C: Well first of all training after pregnancy and how much you can manage is extremely individual and depends a lot on your previous physical shape. And then of course on what happens during delivery and whether you have complications or not. For most women (myself included) the first 2 months after delivery is all about recovering. Your body needs time to rest and heal. And you need to focus on the new situation in your life, being a mom and taking care of your child (or children). For most women this is probably the biggest emotional change in their lives. You should of course start doing pelvic exercises, boring but necessary! Besides that, walking is probably the most vigorous exercise you should perform. Then maybe during the 3rd month you can start swimming a bit. I did a bit of running too, but most doctors and midwifes recommend that you wait until at least 3 months after delivery.

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July 2015. Running with the 8 weeks old twins, using a Thule Chariot Cougar.

4-6 months after delivery I would call “rebuilding”. You can start performing the physical activities you did before pregnancy but you really have to listen to your body and take it slow. It requires patience. I thought it was extremely frustrating in the beginning running 3 km and being tired, out of breath – and having a lot of other people running past me. Once a competitor, always… But rebuilding is what you do.

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May 2016. Final preparations, 3 weeks before Utö swimrun.

7-11 months after is a period where you are approaching previous shape. Approaching – probably without getting there fully. But you can start to increase training intensity both regarding distances, speed and overall training amount. And most likely you will feel that training is getting easier and easier, so that you can stand on the starting line on race day feeling quite good about it. Having in mind that when you reach the finish line you will probably be a bit more tired than before going through pregnancy, delivery and your new role as a mom – with whatever comes with that, such as sleep deprivation, lack of time to rest and recover but also positive energy from the little ones at home.

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Prepping just before race start at Stockholm Swimrun.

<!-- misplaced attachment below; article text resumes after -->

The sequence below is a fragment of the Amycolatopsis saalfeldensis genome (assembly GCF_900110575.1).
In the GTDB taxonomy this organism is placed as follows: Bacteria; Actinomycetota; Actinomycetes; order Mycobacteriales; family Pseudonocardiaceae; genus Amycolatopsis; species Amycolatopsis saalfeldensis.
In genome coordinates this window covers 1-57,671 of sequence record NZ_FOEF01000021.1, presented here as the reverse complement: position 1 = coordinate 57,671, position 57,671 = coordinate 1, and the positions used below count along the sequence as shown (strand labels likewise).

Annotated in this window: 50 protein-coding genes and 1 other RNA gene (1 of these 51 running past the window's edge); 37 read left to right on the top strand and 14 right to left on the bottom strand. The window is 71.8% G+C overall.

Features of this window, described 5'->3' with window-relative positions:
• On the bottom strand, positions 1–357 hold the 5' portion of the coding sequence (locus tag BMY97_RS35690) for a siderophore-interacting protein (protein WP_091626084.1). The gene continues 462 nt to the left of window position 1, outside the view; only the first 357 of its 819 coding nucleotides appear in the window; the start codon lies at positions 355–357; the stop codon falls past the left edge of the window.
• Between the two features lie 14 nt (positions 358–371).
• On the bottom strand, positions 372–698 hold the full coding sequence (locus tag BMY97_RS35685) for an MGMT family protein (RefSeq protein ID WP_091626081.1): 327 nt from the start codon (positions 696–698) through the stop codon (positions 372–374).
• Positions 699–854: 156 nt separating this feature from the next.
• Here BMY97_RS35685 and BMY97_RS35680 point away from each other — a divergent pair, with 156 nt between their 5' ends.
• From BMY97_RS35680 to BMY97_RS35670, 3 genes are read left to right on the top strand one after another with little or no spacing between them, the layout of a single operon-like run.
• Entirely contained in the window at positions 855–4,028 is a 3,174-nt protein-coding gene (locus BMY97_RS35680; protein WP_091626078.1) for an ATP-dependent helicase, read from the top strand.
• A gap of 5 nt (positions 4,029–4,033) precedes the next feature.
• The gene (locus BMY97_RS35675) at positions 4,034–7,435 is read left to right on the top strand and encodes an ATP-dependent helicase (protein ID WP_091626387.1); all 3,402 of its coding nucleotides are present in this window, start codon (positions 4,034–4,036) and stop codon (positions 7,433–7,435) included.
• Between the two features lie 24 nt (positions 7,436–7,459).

W: Ok, cool. Sounds as if it’s a lot of listening to your body and take it from there?

C: For sure it is. I was lucky and for me everything went really well, but your body is very vulnerable in this situation so you really need to listen to it, to prevent injuries.

W: You are a doctor by profession, is there anything medically related one should think of?

C: Well of course there can be medical complications during pregnancy and delivery that need to be taken into consideration, so you have to involve your physician if that is the case before you resume training after giving birth.

W: Ok, sounds good. Now, there is only 3 months left before you’re doing ÖtillÖ, how do you plan to train for this, the 12-15 months post-birth. Is it all-in or do you need to caution yourself in any way?

C: Well hopefully it is all in, since I have been lucky not to be injured so far. So for me it is mainly to increase distances and clock some longer training sessions. Honestly it seems a bit scary at the moment, it is a really long and tough race. But I will do my best and then see where that takes me. And luckily I have a strong team mate who has done the race before, so I have good support in her.

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Team Ultraswimrun at the starting line at Utö swimrun.

W: Cool. Any last thoughts you want to share with all the soon-to-be swimrun mothers out there?

C: Just that it is an amazing sport and I think everybody deserves to try it out! And the combination of swimming and running is actually really good for your body, if you are not able to run for a period of time due to for instance a big belly, you can always swim instead 🙂

W: We thank you for this time and wish you good luck at ÖtillÖ and all future races you participate in.

C: Thanks for having me, and great job on the pictures from the race, they were awesome!


Follow Christine and her team mate Johanna on their way towards ÖtillÖ 2016 here on WoS. More post will follow!

/The WoS Team